Andrew Morton's newest expose touts itself as "uncovering the true story of the biggest celebrity of our age". I myself found the book, in general, to be somewhat disappointing.
Maybe it was the over year-long buildup. Maybe it was being overinformed, to a degree, about Tom before reading this. Maybe it was a general feeling that the pen dipped in venom that I expected and hoped for was nothing more than a pencil with a fairly sharp tip.
Morton's tome does provide more information about Tom's childhood and background than any previous literary efforts but it still feels as though a great deal of essentials are missing or were left uncovered. And some particulars seem a bit hard to swallow. Would a fifth-grade teacher watching young Tommy Mapother playing "The Sun" in a school pageant really be blown away by his performance? Would she really still be remembering this performance, some 35+ years later, if Tommy Mapother hadn't grown up to become Tom Cruise?
And did Tommy Mapother really grow up to become Tom Cruise or did he simply walk into a role that he's been unable and unwilling to shed for more than 25 years?
Morton does shed a small amount of light on Tom's relationship with his father, also known as the "merchant of chaos" as Tom referred to him in one interview, but spills more ink on Tom's relationship with his ever-present mother, Mary Lee, who apparently did the majority of the childrearing.
Surprisingly, while Morton does address the gay rumors (how can you write a tell-all about Tom Cruise and not?) he concludes that Tom was quite the ladies man in high school and beyond and is actually a roaring womanizer versus a closet-hiding homosexual. The statements supporting this seem rather thin (a typical statement from an ex-girlfriend being "my back was black and blue from the gearshift, I'll tell you that") as does the section detailing Cruise's first marriage, to actress (and Scientology introducer) Mimi Rogers.
Personally I was expecting a bit more as far as revelations go, but either Morton is stingy with detail or encountered a serious lack thereof. As a reader you never get the feeling that love had much to do with Cruise and Rogers' legal unity and while the Church of Scientology may have had a hand in bringing Cruise and Rogers together, they most certainly played a major part in their dissolution.
And this brings me to the most interesting part of Morton's book. The role of Scientology in Cruise's career, his marriages and his life. While Morton skims over some of Cruise's movie roles, and neglects to mention others, he doesn't shy away from the Scientology question. The hierarchy, the questionable practices and belief system, the close friendship between Scientology head David Miscavige and Cruise, all are exposed, even the ridiculous on its face rumor that Cruise spawn Suri was conceived via Rosemary's Baby with Scientology founder L. Ron Hubbard's frozen sperm. Crazy, yes, but somehow when the subject is Tom Cruise no form of crazy is off limits.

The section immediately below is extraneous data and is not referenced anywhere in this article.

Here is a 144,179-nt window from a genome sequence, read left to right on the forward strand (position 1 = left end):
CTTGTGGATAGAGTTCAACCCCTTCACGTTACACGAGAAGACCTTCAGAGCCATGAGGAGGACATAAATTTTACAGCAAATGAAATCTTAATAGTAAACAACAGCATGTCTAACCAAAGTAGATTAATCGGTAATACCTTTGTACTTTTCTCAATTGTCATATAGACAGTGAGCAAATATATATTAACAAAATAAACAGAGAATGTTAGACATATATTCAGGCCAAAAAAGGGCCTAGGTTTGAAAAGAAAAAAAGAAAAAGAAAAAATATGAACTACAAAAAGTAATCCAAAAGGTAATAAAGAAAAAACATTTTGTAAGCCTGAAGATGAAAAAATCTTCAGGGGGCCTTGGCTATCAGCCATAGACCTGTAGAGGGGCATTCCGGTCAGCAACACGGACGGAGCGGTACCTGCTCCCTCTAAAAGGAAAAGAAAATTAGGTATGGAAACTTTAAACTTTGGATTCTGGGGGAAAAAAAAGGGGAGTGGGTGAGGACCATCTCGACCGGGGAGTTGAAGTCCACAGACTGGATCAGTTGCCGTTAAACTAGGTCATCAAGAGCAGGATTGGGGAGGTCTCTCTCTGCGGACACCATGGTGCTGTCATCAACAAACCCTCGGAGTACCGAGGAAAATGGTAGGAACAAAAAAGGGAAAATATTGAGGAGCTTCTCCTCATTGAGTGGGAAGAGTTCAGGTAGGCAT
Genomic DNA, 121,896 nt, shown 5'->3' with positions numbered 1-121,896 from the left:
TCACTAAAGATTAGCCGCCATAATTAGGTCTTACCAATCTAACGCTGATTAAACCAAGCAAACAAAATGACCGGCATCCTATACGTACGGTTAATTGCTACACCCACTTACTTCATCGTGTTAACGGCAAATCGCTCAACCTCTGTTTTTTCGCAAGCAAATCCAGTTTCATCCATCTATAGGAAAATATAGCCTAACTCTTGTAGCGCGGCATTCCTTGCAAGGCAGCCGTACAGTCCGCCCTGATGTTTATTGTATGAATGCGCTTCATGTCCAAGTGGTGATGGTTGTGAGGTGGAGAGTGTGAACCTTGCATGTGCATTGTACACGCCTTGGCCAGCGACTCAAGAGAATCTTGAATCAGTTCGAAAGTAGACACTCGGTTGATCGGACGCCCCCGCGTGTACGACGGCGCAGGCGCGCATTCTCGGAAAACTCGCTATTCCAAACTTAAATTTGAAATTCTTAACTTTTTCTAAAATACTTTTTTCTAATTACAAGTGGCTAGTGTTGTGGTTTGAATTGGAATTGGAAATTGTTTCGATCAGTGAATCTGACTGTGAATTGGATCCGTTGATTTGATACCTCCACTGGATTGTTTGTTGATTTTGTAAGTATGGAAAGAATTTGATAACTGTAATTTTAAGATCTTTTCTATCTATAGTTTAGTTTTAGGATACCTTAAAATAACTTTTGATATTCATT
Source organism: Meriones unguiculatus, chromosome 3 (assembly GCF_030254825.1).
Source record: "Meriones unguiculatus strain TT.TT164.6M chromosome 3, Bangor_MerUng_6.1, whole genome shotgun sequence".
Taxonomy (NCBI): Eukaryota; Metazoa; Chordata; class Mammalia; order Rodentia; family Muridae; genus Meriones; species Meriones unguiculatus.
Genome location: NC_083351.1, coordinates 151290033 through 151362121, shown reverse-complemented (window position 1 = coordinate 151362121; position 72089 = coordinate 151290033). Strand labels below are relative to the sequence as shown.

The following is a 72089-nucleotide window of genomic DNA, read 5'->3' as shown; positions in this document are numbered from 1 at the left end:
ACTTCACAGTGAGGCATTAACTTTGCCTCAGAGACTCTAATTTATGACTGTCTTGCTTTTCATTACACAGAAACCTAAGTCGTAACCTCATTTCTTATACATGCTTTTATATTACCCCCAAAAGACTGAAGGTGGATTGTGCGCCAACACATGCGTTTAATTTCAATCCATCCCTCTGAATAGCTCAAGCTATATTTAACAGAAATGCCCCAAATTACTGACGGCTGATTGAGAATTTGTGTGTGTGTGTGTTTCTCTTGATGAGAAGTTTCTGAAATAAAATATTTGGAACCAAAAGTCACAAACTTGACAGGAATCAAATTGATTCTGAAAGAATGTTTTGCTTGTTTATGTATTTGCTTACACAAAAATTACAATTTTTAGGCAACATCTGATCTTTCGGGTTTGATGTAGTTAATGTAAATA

Many pages are devoted to Cruise's decade-long marriage to actress Nicole Kidman. Surprisingly, Kidman emerges worse for the wear, being shown as a needy, manipulative, ambitious and vain woman who drove Cruise to his limits. Their adoption of children Bella and Conor are explained not as a cover for their respectively homosexual private lives (alleged, of course) but due to Kidman's ectopic pregnancy early in the marriage which made carrying another pregnancy to term unlikely. The confusion of the end of the Cruise-Kidman marriage is not cleared up in these pages. Kidman is portrayed as shocked, surprised and hurt, while Cruise comes across much like an adolescent who doesn't know how to maturely break off a relationship.
Most disturbing of his relationships was his brief month-long pursuant of Sofia Vergara in 2005, where the actress was "love bombed" with text messages, telephone calls, flowers, candy and gifts. The gifts including, of course, trips to the Scientology Celebrity Center and the written word of L. Ron Hubbard. Just as quick as Cruise can apparently turn on the charm and high pursuit, he can also quickly transfer his attentions and presumably his affections, as Vergara found out after getting cold feet over the rush. Less than a month after his intense pursuit of Vergara, Cruise had moved on to Katie Holmes and the rest, as they say, is history.
Perhaps most disappointing, Morton writes precious little about the TomKat media beast and the many questions and rumors surrounding the arguably most public of Cruise's relationships. From Morton's viewpoint, Holmes truly fell in love with the bombastic Cruise and the only contract worth mentioning was the prenuptial that Holmes' attorney father helped to negotiate. No talk of a contract marriage, although Morton does mention that the Church of Scientology helped to put together a short list of prospective brides for Cruise (Holmes was number five on the list).
In short (no pun intended), I found Tom Cruise: An Unauthorized Biography not quite the explosive biography I had hoped for. For the average layperson (i.e., someone that doesn't consume Tom Cruise gossip like a junkie on a three-day binge), TC: AUB will be an interesting mix of controlling, yet embarrassingly romantic, superstar wholly consumed by his dependence and dominance in a questionable "Church". For me, I found the book a bit dry, a bit anticlimactic. While I didn't dislike (or like) Tom Cruise any more or less than I had before picking up the book, I also didn't feel like I had gotten any further insight on him or his life.
Tom Cruise: An Unauthorized Biography by Andrew Morton.